Group 4 X Group 3 Y
    I would assert that there is a difference between knowing the word and being able to apply the rule it is associated with. The group 3 and 4 rules are the least intuitive of the bunch, especially when combined and with the addition of more complicated ideas. My suggestion was a way to simplify the process. The reason that I might not opt to do it "properly" is in the following paragraph.

    @"Cant Get Right" I would also restate my claim that the above does remove a step from the process. The 7sage method says to 1) treat one indicator as negation and then 2) apply the other indicator rule.

    https://7sage.com/lesson/group-3-group-4

    As I laid out above, the negation that is applied in step one is undone by the application of step 2. The suggestion I offered does not require that double negation. I think that is especially useful when you are dealing with complicated ideas under time pressure.

    Take the example from the 7sage lesson. Never go to Hawaii unless you want to have a good time. I see group 4 followed by group 3 and immediately pick out the two ideas, block out the indicators and draw an arrow between them to create the conditional statement. Done. No need to choose a rule and choose a concept to negate.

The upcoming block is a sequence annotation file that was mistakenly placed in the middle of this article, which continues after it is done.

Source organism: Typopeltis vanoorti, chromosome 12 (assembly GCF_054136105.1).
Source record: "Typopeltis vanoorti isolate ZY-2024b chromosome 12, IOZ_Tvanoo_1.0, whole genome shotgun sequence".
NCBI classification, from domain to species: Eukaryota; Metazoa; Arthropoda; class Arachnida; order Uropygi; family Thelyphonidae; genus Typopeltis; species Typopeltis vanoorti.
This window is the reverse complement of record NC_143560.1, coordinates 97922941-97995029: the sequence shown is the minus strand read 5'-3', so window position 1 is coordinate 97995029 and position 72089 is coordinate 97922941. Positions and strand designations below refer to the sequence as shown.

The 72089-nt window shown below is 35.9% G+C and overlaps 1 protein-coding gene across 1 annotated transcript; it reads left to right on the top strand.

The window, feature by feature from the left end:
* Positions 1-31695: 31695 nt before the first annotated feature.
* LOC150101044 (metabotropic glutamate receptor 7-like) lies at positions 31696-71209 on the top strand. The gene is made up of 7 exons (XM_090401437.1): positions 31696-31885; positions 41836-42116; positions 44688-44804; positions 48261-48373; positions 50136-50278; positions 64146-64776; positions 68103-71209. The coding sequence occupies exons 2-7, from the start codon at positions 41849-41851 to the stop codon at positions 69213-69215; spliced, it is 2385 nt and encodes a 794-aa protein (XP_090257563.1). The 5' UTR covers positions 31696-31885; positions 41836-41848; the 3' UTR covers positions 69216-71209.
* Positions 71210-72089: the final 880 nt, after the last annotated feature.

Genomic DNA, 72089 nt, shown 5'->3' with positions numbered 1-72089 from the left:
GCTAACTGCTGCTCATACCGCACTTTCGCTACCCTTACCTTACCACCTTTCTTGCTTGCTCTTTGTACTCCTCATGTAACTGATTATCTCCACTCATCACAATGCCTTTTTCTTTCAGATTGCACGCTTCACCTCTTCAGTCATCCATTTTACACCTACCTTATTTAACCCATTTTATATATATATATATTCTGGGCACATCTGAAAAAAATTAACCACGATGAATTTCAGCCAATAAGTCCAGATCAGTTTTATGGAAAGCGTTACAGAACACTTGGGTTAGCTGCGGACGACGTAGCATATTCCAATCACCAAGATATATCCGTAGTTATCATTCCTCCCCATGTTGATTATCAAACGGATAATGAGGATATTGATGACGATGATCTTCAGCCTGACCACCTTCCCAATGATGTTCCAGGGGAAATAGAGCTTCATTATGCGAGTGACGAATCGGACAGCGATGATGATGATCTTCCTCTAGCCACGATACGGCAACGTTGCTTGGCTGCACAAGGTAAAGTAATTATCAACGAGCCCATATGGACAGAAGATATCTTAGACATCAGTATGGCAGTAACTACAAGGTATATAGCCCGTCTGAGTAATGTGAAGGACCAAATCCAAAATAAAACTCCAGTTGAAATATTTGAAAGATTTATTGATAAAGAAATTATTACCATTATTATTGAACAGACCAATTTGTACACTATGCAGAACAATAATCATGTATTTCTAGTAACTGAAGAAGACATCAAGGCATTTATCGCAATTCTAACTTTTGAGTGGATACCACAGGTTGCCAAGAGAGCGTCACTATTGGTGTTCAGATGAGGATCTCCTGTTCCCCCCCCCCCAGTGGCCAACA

• J.Y. PingJ.Y. Ping Administrator Instructor
    13466 karma
  • rachelrachel Alum Member
    207 karma
    I've been playing around with this some more this morning and agree that now memorizing "converting" Group 3 and Group 4 indicators to another type is one more thing to remember, and one too many. That slowed me down.
  • Nicole HopkinsNicole Hopkins Alum Inactive Sage Inactive ⭐
    4344 karma
    @"Jonathan Wang" said:
    And if you do know them, why aren't you just doing it properly?
    My thoughts as well.
  • Jonathan WangJonathan Wang Yearly Sage
    edited April 2016 6427 karma
    @rachel said:
    I've been playing around with this some more this morning and agree that now memorizing "converting" Group 3 and Group 4 indicators to another type is one more thing to remember, and one too many. That slowed me down.
    This is potentially dangerous thinking. It's natural that you'll be slower at this, because it's new to you, so it's not necessarily that anything that slows you down in the short term is worse in the long run too. I wrote about this more in depth in "Mavis Beacon Teaches LSAT".
    @dcdcdcdcdc said:
    I would assert that there is a difference between knowing the word and being able to apply the rule it is associated with. The group 3 and 4 rules are the least intuitive of the bunch, especially when combined and with the addition of more complicated ideas. My suggestion was a way to simplify the process.
    I wanted to expand a bit more on my thoughts here, since my first post was a bit flippant and also because I have a lot of free time today and am somewhat of a loser. I haven't watched JY's video, but I'm betting he and I think similarly. Now that I think about it, maybe it'll be fun to see how closely my thoughts align with his.

    First, I think it's questionable whether having to memorize an additional rule for one specific corner case constitutes a simplification, especially when you still have to memorize the original rules anyway for all the circumstances that don't involve exactly one g3 and one g4 indicator. It seems to me like a strictly additional thing, not a replacement.